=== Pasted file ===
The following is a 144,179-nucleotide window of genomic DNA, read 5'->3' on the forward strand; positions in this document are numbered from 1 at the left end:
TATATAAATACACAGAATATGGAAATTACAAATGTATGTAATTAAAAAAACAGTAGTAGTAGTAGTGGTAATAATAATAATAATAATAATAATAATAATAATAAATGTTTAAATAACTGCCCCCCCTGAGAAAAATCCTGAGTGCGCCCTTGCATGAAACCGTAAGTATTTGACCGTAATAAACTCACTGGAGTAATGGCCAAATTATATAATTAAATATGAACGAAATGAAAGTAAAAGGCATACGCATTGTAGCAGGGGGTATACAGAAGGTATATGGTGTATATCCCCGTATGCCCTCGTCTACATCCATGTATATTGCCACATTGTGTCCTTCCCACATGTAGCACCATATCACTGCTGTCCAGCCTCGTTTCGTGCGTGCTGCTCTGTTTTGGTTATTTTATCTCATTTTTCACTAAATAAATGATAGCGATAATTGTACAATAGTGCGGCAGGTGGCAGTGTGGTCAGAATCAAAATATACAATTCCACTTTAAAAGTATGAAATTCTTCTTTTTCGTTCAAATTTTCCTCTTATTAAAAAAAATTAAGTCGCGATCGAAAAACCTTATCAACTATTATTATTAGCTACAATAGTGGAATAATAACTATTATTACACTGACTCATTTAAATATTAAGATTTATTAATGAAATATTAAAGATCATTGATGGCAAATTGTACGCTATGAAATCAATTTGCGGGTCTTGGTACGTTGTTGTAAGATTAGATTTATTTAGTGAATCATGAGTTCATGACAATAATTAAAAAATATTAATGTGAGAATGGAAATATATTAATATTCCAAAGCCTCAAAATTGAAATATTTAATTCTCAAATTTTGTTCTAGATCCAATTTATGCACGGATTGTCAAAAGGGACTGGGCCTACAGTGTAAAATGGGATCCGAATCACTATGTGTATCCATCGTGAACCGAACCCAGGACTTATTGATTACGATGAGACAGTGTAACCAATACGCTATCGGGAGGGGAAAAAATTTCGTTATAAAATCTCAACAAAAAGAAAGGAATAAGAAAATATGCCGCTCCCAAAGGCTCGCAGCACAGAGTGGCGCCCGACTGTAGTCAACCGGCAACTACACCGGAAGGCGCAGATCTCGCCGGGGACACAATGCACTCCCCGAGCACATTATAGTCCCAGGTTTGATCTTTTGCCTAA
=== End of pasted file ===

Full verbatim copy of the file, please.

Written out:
The following is a 144,179-nucleotide window of genomic DNA, read 5'->3' on the forward strand; positions in this document are numbered from 1 at the left end:
TATATAAATACACAGAATATGGAAATTACAAATGTATGTAATTAAAAAAACAGTAGTAGTAGTAGTGGTAATAATAATAATAATAATAATAATAATAATAATAAATGTTTAAATAACTGCCCCCCCTGAGAAAAATCCTGAGTGCGCCCTTGCATGAAACCGTAAGTATTTGACCGTAATAAACTCACTGGAGTAATGGCCAAATTATATAATTAAATATGAACGAAATGAAAGTAAAAGGCATACGCATTGTAGCAGGGGGTATACAGAAGGTATATGGTGTATATCCCCGTATGCCCTCGTCTACATCCATGTATATTGCCACATTGTGTCCTTCCCACATGTAGCACCATATCACTGCTGTCCAGCCTCGTTTCGTGCGTGCTGCTCTGTTTTGGTTATTTTATCTCATTTTTCACTAAATAAATGATAGCGATAATTGTACAATAGTGCGGCAGGTGGCAGTGTGGTCAGAATCAAAATATACAATTCCACTTTAAAAGTATGAAATTCTTCTTTTTCGTTCAAATTTTCCTCTTATTAAAAAAAATTAAGTCGCGATCGAAAAACCTTATCAACTATTATTATTAGCTACAATAGTGGAATAATAACTATTATTACACTGACTCATTTAAATATTAAGATTTATTAATGAAATATTAAAGATCATTGATGGCAAATTGTACGCTATGAAATCAATTTGCGGGTCTTGGTACGTTGTTGTAAGATTAGATTTATTTAGTGAATCATGAGTTCATGACAATAATTAAAAAATATTAATGTGAGAATGGAAATATATTAATATTCCAAAGCCTCAAAATTGAAATATTTAATTCTCAAATTTTGTTCTAGATCCAATTTATGCACGGATTGTCAAAAGGGACTGGGCCTACAGTGTAAAATGGGATCCGAATCACTATGTGTATCCATCGTGAACCGAACCCAGGACTTATTGATTACGATGAGACAGTGTAACCAATACGCTATCGGGAGGGGAAAAAATTTCGTTATAAAATCTCAACAAAAAGAAAGGAATAAGAAAATATGCCGCTCCCAAAGGCTCGCAGCACAGAGTGGCGCCCGACTGTAGTCAACCGGCAACTACACCGGAAGGCGCAGATCTCGCCGGGGACACAATGCACTCCCCGAGCACATTATAGTCCCAGGTTTGATCTTTTGCCTAA